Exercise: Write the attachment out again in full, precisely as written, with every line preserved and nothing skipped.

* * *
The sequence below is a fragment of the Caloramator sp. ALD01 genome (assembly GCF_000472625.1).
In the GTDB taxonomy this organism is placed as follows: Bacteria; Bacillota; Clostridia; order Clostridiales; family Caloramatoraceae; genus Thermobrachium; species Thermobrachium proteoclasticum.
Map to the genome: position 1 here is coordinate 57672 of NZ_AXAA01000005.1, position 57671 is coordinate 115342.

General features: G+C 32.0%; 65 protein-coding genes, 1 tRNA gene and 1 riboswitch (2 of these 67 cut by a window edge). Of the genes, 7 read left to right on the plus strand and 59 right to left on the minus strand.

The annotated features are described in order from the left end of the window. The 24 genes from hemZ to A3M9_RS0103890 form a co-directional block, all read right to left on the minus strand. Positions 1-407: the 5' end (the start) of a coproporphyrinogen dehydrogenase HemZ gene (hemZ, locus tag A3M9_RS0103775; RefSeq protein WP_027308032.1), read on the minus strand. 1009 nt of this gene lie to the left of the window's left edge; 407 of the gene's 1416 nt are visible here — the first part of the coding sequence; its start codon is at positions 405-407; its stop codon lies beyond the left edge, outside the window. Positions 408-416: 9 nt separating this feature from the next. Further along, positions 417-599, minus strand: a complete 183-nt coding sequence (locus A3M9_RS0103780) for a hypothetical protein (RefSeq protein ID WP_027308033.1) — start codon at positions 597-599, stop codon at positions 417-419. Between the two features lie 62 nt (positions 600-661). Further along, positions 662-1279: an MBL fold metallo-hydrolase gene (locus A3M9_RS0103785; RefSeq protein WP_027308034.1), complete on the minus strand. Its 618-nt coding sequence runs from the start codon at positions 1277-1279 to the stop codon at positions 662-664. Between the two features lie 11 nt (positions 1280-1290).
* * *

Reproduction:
The sequence below is a fragment of the Caloramator sp. ALD01 genome (assembly GCF_000472625.1).
In the GTDB taxonomy this organism is placed as follows: Bacteria; Bacillota; Clostridia; order Clostridiales; family Caloramatoraceae; genus Thermobrachium; species Thermobrachium proteoclasticum.
Map to the genome: position 1 here is coordinate 57672 of NZ_AXAA01000005.1, position 57671 is coordinate 115342.

General features: G+C 32.0%; 65 protein-coding genes, 1 tRNA gene and 1 riboswitch (2 of these 67 cut by a window edge). Of the genes, 7 read left to right on the plus strand and 59 right to left on the minus strand.

The annotated features are described in order from the left end of the window. The 24 genes from hemZ to A3M9_RS0103890 form a co-directional block, all read right to left on the minus strand. Positions 1-407: the 5' end (the start) of a coproporphyrinogen dehydrogenase HemZ gene (hemZ, locus tag A3M9_RS0103775; RefSeq protein WP_027308032.1), read on the minus strand. 1009 nt of this gene lie to the left of the window's left edge; 407 of the gene's 1416 nt are visible here — the first part of the coding sequence; its start codon is at positions 405-407; its stop codon lies beyond the left edge, outside the window. Positions 408-416: 9 nt separating this feature from the next. Further along, positions 417-599, minus strand: a complete 183-nt coding sequence (locus A3M9_RS0103780) for a hypothetical protein (RefSeq protein ID WP_027308033.1) — start codon at positions 597-599, stop codon at positions 417-419. Between the two features lie 62 nt (positions 600-661). Further along, positions 662-1279: an MBL fold metallo-hydrolase gene (locus A3M9_RS0103785; RefSeq protein WP_027308034.1), complete on the minus strand. Its 618-nt coding sequence runs from the start codon at positions 1277-1279 to the stop codon at positions 662-664. Between the two features lie 11 nt (positions 1280-1290).